When it comes to losing weight, everyone has an opinion. Whether it’s the latest diet fad, exercise craze, juice cleanse, or celebrity-endorsed piece of fitness equipment, it seems that there’s no end to advice and tips that come your way when you tell people you’re trying to shed a few pounds.
Whether you’re aiming to lose five pounds or fifty, we all know that the real key is a healthy diet and regular exercise.
These three common weight loss “tips” are actually myths, and they’re advice you can go ahead and ignore on your journey to a healthier you.
So here’s the skinny, while it’s important to do exercises that work major muscle groups in your entire body, it’s not possible to spot reduce. Because of that, things like toning your thighs with leg lifts, or shrinking your bum with kickbacks won’t work to fix your trouble areas.
Put simply, if you want a flatter tummy, doing 100 sit ups a day isn’t going to be the thing that gets you there. Sure, doing sit-ups will strengthen and grow the muscles in your abdomen, but without the right combination of diet and exercise you won’t shed fat to see your results.
Each of us will lose weight and lean out in different ways, and there is no one exercise you can do to lose weight from a specific body part. Opt for full body, large muscle movements to get your heart rate pumping and to kick up your calorie burn for the best results.
This piece of diet advice has been circulating since before the dawn of the thigh master, even though it has no true backing in science.
Research studies have proven that our bodies do not inherently store food we’ve eaten late at night as fat, nor are people who regularly eat late at night at a greater risk for obesity than the rest of us.
However, it’s really important to note, in instances where late night eating is a problem for some people it’s because of the choices they’re making in the evenings.
If you’re hungry after dinner and are looking for a snack before bed, choose fresh fruits, vegetables or lean protein to satisfy your craving, and not derail your weight loss efforts.
This is perhaps one of the most prevalent myths, especially among women. This terrible weight loss tip can actually do more harm than good to your efforts.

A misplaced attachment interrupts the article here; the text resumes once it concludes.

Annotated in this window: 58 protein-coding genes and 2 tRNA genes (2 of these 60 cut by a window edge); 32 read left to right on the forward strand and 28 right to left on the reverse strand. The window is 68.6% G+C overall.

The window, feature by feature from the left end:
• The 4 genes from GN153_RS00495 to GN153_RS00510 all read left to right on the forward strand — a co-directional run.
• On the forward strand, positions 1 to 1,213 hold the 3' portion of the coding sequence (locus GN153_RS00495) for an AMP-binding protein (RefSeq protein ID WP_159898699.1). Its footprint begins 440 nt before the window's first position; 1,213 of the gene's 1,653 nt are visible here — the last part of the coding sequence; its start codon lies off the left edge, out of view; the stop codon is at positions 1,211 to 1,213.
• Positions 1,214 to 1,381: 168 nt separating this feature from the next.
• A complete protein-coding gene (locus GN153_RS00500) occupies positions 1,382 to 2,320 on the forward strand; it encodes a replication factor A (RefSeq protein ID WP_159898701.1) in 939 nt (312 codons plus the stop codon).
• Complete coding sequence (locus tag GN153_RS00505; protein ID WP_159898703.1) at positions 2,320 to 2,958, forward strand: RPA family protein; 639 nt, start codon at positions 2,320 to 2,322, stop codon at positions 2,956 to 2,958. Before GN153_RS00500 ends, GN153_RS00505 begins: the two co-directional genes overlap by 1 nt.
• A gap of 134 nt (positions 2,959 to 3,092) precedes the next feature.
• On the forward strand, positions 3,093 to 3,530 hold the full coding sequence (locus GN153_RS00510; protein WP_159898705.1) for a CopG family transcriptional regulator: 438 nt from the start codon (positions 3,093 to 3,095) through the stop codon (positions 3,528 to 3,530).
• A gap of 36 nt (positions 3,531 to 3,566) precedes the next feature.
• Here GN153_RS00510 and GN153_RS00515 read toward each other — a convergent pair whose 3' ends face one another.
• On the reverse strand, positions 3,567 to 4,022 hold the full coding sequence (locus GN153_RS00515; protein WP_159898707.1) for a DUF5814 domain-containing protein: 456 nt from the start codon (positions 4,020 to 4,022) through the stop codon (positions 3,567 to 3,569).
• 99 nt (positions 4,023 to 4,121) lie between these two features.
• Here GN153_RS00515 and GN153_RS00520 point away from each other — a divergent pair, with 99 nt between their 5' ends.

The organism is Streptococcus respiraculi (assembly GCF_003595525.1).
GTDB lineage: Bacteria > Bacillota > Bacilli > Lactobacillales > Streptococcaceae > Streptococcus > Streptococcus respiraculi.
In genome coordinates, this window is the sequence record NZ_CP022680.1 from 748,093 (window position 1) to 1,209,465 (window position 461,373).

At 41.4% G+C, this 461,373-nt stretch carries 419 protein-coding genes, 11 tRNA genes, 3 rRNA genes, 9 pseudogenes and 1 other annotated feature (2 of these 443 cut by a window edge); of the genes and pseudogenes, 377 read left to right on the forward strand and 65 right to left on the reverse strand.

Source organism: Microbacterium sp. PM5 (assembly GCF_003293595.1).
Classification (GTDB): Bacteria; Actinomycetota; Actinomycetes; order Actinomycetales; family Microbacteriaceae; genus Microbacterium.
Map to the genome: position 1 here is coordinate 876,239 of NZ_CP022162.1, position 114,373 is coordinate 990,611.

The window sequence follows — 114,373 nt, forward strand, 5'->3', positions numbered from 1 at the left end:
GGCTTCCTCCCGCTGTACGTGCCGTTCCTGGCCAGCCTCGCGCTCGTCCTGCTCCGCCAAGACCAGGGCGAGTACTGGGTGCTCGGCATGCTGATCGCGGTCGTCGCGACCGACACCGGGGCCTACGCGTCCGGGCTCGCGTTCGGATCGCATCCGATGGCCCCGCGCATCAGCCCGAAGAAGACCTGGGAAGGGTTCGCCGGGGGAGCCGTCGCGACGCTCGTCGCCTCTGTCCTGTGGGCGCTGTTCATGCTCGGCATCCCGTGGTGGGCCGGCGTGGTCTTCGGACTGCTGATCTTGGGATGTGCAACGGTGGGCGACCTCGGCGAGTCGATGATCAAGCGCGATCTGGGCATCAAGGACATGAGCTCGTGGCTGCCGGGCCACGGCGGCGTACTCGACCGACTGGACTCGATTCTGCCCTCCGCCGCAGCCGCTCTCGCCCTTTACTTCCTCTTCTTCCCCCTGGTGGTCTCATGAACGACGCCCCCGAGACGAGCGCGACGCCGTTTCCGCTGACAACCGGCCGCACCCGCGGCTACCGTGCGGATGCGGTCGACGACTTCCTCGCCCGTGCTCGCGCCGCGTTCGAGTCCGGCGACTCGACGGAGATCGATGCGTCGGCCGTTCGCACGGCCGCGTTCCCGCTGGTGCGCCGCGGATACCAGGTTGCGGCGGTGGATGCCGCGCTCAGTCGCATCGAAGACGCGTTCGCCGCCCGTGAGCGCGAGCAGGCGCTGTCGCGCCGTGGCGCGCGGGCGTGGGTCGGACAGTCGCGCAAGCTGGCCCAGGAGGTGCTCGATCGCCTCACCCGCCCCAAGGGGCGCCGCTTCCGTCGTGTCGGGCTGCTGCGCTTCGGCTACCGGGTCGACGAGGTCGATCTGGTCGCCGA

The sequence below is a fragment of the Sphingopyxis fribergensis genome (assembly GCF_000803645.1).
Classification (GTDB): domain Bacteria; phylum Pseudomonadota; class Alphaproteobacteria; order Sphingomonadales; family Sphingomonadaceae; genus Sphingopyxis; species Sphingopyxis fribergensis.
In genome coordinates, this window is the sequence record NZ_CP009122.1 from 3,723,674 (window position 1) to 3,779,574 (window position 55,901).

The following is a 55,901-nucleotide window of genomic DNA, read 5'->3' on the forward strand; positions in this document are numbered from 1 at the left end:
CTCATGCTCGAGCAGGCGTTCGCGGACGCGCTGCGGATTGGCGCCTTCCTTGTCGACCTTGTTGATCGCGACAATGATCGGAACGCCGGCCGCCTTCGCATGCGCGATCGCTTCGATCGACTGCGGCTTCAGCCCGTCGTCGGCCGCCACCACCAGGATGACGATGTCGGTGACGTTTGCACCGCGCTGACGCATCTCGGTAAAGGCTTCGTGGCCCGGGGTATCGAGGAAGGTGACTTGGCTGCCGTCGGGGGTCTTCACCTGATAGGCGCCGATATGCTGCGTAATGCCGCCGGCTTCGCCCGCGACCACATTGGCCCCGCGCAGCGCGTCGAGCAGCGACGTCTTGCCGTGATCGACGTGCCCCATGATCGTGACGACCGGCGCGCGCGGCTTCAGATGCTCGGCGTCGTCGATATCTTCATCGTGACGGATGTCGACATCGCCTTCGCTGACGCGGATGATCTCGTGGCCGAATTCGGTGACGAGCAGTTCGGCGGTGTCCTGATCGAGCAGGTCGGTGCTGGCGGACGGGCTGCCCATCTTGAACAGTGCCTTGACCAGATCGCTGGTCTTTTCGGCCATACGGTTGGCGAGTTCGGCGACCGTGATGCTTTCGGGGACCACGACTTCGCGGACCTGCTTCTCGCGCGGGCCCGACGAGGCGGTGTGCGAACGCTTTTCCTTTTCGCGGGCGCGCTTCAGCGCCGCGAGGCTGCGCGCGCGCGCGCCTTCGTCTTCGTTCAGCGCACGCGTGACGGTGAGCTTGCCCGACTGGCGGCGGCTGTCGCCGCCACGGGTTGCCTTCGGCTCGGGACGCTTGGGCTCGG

The truth is, lifting weights is a key element in safe and effective weight loss, and it will help you achieve the lean and toned physique you’re after.
But it gets better. In studies where participants were trying to lose weight by cutting calories (a necessity for weight loss), researchers found that their body was using both their fat and muscle stores for energy. What this means simply is that their bodies were eating away at their muscle mass during the process, thereby slowing their metabolisms over time and making it harder to lose more weight as time went on.
However, in participants who ate the same calorie restricted diets, but adding weight training into the picture, researchers saw their bodies using predominantly their fat stores for additional energy. These people lost more body fat, retained their muscle mass, and over time lost more weight without damage to their metabolism.
You can read a summary of the research study here, and the article includes a link to the study itself if you’re interested in more info.
The short version? For great weight loss results, be sure to include weight lifting of all your major muscle groups 2-3 times per week in your workout plan.
With all the misinformation out there, sometimes a fear of failure can stop us from even attempting to start. While you can go ahead and ignore the above myths, the truth is, even if you followed their advice it wouldn’t actually harm you.
Sure, there are better ways to lose weight and get in shape, but the first step for most of us is doing something to move in the right direction.